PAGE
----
Review Summary: Doing the same thing, only better this time.
Time has shown that a new Neaera album won’t bring anything new to the table – we know what we’ll get with each release from this German metalcore band, but will it actually be memorable this time around? That’s the question for most critics of this Heaven Shall Burn
-esque quintet. A thick, dense wall of guitars coupled with passionate battle vocals and tortured screams are always cool, but will we actually be able to sit through the whole of the album? Will the chaos and war become monotonous for us again on Forging The Eclipse
, like it was on the four Neaera albums that preceded it?
Okay, first off last year’s Neaera album, Omnicide: Creation Unleashed
, really sucked. It took everything that was holding Neaera back in their career up until that point to an even lower level – hell, we are talking zero inspiration here in its conception process and in how it played out as an album. Other than the anticipation coming from the fans, not much hype is being raised for this year’s Forging The Eclipse
, which is understandable; but let’s just say that this German metalcore band have brought a few surprises to the table, relatively speaking. You still have Neaera here – no doubt about that, but something about Forging The Eclipse
actually makes it worth listening to all
the way through.
For a Neaera album, that’s pretty awesome. Even a lot of the fans have to admit that Neaera have a way of writing the same song ten to twelve times in a row for each new release, but on Forging The Eclipse
, that’s thankfully not the case. For starters, and as a little side note, it seems that the band have taken another cue from Heaven Shall Burn
and have included some foreboding, solemn instrumentals to compliment and contrast the chaos of the band’s main wall-of-guitars formula: “The Forging” and “Certitude”. These pieces work to add varied dimensions to the band's sound, as well as give a new flow to the album, making the louder moments sound all the more louder and full of tension – listen to Heaven Shall Burn
’s “Awoken” instrumental sync into “Endzeit” for a prime example of the contrast and how it works.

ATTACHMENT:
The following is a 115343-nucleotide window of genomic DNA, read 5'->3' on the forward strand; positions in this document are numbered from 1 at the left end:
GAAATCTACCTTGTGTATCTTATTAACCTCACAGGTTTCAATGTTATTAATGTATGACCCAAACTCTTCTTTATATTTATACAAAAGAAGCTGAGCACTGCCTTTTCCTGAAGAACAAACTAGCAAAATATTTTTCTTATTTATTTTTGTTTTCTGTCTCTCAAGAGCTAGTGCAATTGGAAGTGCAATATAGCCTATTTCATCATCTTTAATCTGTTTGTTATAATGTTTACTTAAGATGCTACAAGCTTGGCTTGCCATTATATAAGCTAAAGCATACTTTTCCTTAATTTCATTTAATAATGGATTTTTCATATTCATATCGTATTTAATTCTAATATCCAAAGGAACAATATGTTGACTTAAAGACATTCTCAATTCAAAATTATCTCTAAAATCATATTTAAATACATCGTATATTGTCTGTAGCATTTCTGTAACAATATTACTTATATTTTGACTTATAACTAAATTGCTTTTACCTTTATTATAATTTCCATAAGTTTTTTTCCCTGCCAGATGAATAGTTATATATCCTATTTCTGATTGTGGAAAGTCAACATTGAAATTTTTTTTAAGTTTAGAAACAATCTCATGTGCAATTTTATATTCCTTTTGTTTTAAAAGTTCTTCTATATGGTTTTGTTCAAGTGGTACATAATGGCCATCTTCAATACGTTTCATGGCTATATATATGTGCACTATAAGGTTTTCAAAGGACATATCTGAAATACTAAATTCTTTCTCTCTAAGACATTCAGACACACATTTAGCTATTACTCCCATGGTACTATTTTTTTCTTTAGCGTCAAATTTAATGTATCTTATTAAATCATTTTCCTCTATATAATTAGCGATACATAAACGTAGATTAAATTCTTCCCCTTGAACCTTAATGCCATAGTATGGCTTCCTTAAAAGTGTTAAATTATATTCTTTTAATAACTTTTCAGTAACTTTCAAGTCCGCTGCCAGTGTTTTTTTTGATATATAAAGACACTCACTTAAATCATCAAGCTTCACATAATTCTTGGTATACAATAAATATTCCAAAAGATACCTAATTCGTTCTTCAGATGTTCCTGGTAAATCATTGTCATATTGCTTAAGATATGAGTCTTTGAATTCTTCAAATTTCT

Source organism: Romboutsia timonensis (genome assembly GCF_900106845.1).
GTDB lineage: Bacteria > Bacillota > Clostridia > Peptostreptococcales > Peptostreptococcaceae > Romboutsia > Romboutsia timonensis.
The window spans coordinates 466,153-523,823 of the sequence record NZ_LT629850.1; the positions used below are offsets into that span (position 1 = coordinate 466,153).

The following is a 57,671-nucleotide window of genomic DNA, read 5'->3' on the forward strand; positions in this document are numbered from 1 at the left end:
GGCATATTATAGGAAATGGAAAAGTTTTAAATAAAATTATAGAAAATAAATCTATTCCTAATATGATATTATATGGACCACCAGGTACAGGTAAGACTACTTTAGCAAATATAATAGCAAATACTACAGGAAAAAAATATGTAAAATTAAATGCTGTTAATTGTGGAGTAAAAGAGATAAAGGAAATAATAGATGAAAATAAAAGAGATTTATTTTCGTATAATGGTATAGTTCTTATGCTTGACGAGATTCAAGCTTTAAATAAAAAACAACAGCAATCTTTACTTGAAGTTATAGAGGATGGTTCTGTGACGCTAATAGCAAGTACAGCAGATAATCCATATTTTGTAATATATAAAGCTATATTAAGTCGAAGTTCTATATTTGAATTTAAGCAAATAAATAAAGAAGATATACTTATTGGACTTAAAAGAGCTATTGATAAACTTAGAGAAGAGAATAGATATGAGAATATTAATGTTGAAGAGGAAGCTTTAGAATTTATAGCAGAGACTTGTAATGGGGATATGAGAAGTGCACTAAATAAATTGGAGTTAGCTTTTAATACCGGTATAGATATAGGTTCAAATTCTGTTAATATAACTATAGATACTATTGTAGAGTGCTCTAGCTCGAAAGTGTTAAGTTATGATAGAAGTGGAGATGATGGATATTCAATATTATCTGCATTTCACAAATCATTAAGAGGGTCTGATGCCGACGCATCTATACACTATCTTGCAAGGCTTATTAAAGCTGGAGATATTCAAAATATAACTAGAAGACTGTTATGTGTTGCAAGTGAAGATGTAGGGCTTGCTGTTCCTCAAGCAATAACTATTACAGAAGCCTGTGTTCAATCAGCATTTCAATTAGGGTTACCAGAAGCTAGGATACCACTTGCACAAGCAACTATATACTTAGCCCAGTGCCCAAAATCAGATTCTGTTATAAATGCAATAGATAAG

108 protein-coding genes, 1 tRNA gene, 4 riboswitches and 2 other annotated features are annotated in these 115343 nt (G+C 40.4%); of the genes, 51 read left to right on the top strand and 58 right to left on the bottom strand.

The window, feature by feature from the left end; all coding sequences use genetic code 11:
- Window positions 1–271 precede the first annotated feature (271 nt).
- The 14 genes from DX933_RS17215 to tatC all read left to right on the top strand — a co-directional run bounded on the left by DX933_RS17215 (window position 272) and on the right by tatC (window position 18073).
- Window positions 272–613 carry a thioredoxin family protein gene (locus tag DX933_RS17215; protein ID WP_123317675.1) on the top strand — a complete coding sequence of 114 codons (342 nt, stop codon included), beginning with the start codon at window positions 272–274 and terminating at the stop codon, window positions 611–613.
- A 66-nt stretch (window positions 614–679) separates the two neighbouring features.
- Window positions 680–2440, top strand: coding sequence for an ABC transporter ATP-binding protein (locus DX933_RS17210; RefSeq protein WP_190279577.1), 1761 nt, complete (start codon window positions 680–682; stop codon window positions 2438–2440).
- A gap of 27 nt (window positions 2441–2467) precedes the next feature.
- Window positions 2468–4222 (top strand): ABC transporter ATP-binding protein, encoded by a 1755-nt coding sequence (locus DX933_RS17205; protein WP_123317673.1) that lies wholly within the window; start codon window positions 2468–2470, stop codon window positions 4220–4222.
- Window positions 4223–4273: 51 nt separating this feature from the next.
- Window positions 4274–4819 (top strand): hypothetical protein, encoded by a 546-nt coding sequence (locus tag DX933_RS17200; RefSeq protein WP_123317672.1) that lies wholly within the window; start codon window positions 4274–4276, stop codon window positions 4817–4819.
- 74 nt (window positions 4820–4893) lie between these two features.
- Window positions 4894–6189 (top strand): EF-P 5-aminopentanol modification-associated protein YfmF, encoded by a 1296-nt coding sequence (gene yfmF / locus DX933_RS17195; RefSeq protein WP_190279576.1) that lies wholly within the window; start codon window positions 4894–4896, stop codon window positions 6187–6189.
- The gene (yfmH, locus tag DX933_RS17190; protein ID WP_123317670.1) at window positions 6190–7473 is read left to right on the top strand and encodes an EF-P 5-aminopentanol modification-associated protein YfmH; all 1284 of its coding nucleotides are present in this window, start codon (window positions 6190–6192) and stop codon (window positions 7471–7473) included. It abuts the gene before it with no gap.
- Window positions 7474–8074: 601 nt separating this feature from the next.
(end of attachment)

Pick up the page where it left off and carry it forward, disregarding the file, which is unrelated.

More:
The main change that fans and critics will notice on Forging The Eclipse
, however, is in the increased use of melody and how distinct the tracks sound from each other - once again, relatively speaking. The album does have a tendency to bleed together on occasion if listeners are not too attentive, just like the Neaera albums that preceded Forging The Eclipse
had as well, but this year the effect is not as prevalent. A strong foundation of melody gives highlights “Heaven’s Descent” and “Arise Black Vengeance” something for listeners to come back to and remember the second time around. And while main vocalist Benjamin Hilleke is not as strong sounding in the two vocals styles he uses when compared to Heaven Shall Burn
’s Marcus Bischoff, the Neaera vocalist does add some much needed variety in the songs when he changes from his high pitch howl to low growl roar.
Keeping the attention of listeners throughout a whole album has always been a problem for Neaera, but on Forging The Eclipse
, the German quintet are seeing a move to a realm with more memorable opportunities for their wall-of-guitars formula. Yes, this is in some ways just another Neaera album, but it is an improvement over the band’s past work as well, especially last years’ Omnicide: Creation Unleashed
, even though, instrumentally, the band remains largely the same. There are more melodic guitar lines throughout the tracks, however – and this is certainly to Neaera’s benefit, showing signs that in the future the band may be able to craft even more memorable songs that listeners will come back to for intensity and
familiarity. They’re not there yet, but Neaera have shown improvement on Forging The Eclipse
, proving their critics wrong in the process and showing signs of hope for their future.